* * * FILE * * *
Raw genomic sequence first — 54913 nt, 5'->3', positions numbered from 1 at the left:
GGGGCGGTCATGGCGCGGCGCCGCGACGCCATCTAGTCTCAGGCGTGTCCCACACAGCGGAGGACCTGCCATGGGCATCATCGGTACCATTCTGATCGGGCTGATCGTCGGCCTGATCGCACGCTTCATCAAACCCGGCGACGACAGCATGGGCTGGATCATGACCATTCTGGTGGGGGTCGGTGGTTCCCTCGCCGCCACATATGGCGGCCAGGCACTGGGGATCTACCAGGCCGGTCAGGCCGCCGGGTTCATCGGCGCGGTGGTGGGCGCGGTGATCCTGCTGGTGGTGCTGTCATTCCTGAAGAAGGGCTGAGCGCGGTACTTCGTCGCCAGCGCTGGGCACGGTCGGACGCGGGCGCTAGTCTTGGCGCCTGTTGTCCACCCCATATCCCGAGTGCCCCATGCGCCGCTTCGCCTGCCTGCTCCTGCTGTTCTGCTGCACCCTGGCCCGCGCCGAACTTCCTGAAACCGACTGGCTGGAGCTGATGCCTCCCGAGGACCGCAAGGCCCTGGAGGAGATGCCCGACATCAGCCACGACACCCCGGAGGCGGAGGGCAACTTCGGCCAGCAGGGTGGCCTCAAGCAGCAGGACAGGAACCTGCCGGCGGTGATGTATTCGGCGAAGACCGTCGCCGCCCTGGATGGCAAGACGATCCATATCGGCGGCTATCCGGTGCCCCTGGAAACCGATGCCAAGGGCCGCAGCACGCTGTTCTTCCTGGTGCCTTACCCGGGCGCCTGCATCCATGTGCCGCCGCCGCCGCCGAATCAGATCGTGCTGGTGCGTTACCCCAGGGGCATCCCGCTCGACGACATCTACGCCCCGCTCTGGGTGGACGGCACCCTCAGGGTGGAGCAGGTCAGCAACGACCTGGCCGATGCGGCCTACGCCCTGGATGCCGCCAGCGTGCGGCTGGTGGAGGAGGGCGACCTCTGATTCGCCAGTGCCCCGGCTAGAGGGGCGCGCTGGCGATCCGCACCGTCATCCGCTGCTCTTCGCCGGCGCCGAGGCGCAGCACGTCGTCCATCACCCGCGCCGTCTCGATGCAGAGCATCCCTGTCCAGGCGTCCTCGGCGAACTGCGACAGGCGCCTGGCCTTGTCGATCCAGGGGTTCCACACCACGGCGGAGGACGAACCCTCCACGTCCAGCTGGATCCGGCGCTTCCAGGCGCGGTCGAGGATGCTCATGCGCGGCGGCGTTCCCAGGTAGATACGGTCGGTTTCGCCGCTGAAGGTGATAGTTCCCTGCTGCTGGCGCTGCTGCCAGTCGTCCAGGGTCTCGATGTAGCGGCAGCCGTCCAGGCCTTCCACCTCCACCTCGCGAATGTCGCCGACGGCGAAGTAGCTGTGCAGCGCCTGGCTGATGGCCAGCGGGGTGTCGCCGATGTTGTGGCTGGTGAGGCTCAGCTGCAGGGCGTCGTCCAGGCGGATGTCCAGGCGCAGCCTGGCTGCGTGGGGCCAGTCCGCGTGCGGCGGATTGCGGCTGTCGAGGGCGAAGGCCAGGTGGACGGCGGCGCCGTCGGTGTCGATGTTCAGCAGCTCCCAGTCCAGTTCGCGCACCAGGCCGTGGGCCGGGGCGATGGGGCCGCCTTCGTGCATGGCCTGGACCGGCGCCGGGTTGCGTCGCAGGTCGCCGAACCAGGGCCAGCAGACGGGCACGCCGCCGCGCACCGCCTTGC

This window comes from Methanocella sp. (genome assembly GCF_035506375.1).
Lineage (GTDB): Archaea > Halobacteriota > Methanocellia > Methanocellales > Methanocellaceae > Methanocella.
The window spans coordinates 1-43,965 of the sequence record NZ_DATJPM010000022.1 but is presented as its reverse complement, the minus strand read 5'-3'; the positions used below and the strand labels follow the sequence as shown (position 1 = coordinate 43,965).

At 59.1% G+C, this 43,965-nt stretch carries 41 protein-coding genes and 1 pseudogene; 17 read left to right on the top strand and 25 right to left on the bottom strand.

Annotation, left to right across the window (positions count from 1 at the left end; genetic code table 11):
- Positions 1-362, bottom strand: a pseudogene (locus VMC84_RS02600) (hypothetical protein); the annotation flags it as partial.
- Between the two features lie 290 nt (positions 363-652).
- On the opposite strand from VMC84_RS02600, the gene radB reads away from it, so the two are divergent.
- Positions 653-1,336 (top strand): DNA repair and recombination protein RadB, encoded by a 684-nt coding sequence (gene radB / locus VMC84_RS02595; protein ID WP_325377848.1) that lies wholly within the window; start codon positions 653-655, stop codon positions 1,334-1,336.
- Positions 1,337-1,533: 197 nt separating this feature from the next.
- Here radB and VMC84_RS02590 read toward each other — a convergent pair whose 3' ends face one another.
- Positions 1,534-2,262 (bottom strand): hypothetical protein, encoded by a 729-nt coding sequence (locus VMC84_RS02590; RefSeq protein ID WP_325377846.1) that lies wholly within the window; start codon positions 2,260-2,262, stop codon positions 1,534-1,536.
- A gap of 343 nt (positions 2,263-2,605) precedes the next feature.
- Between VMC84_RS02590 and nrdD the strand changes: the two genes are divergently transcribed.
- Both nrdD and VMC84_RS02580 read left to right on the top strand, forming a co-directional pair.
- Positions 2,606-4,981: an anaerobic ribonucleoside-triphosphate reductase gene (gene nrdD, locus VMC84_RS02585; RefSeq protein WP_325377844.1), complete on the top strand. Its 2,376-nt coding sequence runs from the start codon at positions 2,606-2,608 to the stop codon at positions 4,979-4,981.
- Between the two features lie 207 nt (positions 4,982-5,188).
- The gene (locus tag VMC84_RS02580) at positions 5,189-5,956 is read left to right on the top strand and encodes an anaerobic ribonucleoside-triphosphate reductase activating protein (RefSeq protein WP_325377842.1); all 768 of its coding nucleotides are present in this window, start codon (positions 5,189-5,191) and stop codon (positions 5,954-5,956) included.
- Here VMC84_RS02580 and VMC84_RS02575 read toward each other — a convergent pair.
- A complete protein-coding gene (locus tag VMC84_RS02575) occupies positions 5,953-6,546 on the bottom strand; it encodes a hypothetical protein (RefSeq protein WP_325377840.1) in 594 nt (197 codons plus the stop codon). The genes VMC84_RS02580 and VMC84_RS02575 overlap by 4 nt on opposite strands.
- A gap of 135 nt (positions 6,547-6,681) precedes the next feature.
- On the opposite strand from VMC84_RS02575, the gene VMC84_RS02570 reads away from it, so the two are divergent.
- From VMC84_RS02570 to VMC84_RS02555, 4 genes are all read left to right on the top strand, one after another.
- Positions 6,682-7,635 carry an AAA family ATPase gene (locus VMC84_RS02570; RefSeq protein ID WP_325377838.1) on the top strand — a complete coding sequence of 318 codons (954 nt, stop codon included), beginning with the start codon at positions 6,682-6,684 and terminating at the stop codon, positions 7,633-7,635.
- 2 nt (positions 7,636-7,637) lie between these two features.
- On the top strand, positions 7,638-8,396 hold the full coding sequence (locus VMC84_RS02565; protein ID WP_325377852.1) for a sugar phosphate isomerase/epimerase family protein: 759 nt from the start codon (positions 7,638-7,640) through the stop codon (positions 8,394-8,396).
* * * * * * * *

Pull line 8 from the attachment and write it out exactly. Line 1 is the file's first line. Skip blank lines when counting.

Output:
- Positions 1-362, bottom strand: a pseudogene (locus VMC84_RS02600) (hypothetical protein); the annotation flags it as partial.